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Love is that liquor sweet and most divine

Sunday, April 22, 2018

From Psalm 118 and John 10
It is better to take refuge in the Lord than to trust in man … Jesus told the people, “I have other sheep that do not belong to this fold. These also I must lead, and they will hear my voice, and there will be one flock, one shepherd. This is why the Father loves me, because I lay down my life in order to take it up again.”

For Paul, Jesus’ crucifixion and resurrection brought a new world order. Now we could look both forward and back to the blessing of God, not the curse of Satan. Original blessing came both before and after original sin.

Jesus didn’t just tell us to “love your enemies;” he walked the talk. And make no mistake, to God we were all enemies. None of us righteous, not even one. All fallen short of the glory of God. “God has bound everyone over to disobedience SO THAT he may have mercy on them all” (Romans Romans Romans).

Why is this night unlike any other night? Because just as God delivered the Hebrews from slavery, so too God delivers us all from Sin and Death in the death and resurrection of Jesus. And Jesus knows: “There will be one flock, one shepherd. This is why the Father loves me, because I lay down my life in order to take it up again.”

I imagine our extended family called out of vacation into sudden crisis mode. One of us must die, and not just die but be tortured in death. Who will it be? None of us would let the other do it; we would all volunteer to take up the cross.

I think that’s true. I hope that’s true.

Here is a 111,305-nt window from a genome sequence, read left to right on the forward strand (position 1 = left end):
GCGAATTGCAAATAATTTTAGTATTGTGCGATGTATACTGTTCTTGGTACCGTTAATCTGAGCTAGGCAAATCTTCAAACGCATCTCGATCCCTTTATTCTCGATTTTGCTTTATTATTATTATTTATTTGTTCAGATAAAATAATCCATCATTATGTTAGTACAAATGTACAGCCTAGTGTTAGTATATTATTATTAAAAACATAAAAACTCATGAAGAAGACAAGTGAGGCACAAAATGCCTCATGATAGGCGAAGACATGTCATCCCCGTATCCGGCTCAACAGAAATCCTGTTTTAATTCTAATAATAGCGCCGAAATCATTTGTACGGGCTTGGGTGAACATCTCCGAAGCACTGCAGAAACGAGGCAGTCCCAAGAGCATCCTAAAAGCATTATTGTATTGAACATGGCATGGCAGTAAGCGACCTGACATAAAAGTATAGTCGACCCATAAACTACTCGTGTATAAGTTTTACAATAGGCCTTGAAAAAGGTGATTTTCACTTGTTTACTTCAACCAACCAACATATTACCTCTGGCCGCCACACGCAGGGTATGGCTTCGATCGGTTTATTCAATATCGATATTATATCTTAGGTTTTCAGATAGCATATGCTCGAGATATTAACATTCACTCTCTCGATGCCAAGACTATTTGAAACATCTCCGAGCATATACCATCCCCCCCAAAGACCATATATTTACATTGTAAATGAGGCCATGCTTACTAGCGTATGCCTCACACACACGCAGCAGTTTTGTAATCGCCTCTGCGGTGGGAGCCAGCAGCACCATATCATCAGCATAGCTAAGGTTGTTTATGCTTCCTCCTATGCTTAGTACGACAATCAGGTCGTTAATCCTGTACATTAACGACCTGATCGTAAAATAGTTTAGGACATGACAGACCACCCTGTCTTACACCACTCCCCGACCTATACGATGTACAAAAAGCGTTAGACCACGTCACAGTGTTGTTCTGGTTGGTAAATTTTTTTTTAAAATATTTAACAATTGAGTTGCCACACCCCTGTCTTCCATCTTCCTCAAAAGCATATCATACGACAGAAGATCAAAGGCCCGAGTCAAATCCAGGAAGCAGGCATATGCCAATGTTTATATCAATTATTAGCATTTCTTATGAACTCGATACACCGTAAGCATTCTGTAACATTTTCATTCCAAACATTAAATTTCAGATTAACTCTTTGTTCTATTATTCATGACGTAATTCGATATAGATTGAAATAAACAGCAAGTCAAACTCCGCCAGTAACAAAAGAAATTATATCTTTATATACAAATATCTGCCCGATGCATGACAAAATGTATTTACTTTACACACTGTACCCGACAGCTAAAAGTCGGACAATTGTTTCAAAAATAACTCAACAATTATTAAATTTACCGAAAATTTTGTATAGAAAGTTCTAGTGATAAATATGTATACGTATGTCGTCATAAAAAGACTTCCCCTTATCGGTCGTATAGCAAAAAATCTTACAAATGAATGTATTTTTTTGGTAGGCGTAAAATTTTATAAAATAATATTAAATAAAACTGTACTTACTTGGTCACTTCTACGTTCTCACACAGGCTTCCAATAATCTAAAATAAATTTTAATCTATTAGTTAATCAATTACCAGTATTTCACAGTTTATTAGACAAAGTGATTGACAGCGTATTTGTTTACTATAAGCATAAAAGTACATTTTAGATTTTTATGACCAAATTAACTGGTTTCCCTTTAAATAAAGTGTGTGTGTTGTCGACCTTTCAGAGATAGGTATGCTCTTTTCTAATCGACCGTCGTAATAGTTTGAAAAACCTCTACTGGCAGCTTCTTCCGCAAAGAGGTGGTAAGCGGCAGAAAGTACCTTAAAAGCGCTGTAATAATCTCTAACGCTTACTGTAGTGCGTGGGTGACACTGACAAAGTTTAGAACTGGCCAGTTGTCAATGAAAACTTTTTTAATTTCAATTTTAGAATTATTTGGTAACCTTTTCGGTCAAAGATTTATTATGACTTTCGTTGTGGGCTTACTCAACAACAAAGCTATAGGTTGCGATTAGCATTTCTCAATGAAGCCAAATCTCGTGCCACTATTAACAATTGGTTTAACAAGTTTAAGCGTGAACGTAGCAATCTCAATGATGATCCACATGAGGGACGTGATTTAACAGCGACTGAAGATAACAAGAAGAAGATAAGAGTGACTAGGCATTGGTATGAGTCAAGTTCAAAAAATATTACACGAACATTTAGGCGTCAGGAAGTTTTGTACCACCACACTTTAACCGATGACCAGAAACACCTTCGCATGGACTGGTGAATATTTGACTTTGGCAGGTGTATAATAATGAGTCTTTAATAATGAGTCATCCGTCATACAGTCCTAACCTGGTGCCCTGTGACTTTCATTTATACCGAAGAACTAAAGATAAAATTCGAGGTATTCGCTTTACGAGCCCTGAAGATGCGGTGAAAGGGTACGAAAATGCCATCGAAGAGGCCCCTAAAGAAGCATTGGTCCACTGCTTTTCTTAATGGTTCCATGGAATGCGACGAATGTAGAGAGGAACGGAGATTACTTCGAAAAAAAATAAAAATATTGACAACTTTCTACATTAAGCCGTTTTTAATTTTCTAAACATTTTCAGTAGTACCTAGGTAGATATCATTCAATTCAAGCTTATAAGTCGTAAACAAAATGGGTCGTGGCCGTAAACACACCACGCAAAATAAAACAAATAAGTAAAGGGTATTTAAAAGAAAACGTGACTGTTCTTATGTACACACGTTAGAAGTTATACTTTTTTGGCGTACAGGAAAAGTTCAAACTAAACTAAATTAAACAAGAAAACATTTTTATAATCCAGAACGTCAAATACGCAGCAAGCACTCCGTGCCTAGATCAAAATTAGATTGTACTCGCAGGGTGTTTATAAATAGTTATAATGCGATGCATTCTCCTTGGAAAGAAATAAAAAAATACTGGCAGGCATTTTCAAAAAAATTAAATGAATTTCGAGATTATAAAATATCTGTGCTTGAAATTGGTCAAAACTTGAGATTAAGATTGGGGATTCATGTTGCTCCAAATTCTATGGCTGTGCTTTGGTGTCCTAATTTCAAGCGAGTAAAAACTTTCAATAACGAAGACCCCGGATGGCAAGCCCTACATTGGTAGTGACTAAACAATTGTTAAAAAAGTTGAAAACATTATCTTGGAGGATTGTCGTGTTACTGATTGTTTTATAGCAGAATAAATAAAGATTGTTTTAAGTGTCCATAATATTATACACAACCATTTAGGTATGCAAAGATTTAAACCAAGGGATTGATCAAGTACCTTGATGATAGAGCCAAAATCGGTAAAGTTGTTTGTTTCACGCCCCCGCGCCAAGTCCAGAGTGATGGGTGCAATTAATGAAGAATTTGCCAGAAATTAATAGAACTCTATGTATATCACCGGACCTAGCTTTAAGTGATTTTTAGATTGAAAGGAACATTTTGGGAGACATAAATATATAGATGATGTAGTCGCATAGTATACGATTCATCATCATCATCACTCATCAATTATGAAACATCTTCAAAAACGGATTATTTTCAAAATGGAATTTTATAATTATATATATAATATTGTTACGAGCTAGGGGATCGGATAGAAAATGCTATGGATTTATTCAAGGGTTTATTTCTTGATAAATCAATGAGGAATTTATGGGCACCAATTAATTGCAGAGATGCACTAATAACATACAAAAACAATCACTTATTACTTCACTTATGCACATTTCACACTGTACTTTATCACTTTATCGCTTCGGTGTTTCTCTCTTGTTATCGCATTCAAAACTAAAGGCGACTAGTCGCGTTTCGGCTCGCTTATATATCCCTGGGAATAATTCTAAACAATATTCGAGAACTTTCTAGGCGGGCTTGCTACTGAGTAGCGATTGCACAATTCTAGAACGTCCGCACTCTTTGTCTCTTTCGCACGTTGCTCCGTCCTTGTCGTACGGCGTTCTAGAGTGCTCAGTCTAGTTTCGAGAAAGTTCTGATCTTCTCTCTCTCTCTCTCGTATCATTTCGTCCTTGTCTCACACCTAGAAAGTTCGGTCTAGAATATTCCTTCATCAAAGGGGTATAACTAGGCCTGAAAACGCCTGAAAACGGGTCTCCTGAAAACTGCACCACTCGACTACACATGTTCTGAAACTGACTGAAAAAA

What the Church understands as the “Trinity” of God had that same get-together. “No, let me.” “I should be the one.” “Don’t even think about it; I’ll go.” “Fugetabout it! I’m on my way right now.”

Perhaps.

Our theology gets trapped into humanizing God rather than finding our way toward God divinizing us. I can only imagine the kind of meetings God has with himself and herself in heaven. And my imagination doesn’t get very far.

Because it best embodied the “pursuit of Beautiful Orthodoxy,” Fleming Rutledge’s book The Crucifixion was Christianity Today’s 2017 Book of the Year. Compassionate preacher and conscientious scholar, Rector Rutledge coordinates wonderful ideas from several centuries of thinkers, theologians and writers. Here is one from George Hunsinger:

“Christ’s blood is a metaphor that stands primarily for the suffering love of God ... a love that has endured the bitterest realities of suffering and death in order that its purposes might prevail … the motif of Christ’s blood signifies primarily the depth of the divine commitment to rescue, protect, and sustain those who would otherwise be lost” (Crucifixion, p. 282). Otherwise, be lost. That’s all of us. From dawn until the end of time, we are all rescued by the suffering love of God. David knew: “It is better to take refuge in the Lord than to trust in man.”

Because this is true, today is the day that the Lord has made. So let us rejoice! And be glad in it.

O Lord, my sin does not escape your notice. But your love precedes my repentance and follows it, and I am lost in your love, found in your love, and held close forever in your love. Hold me gently, hold me true.



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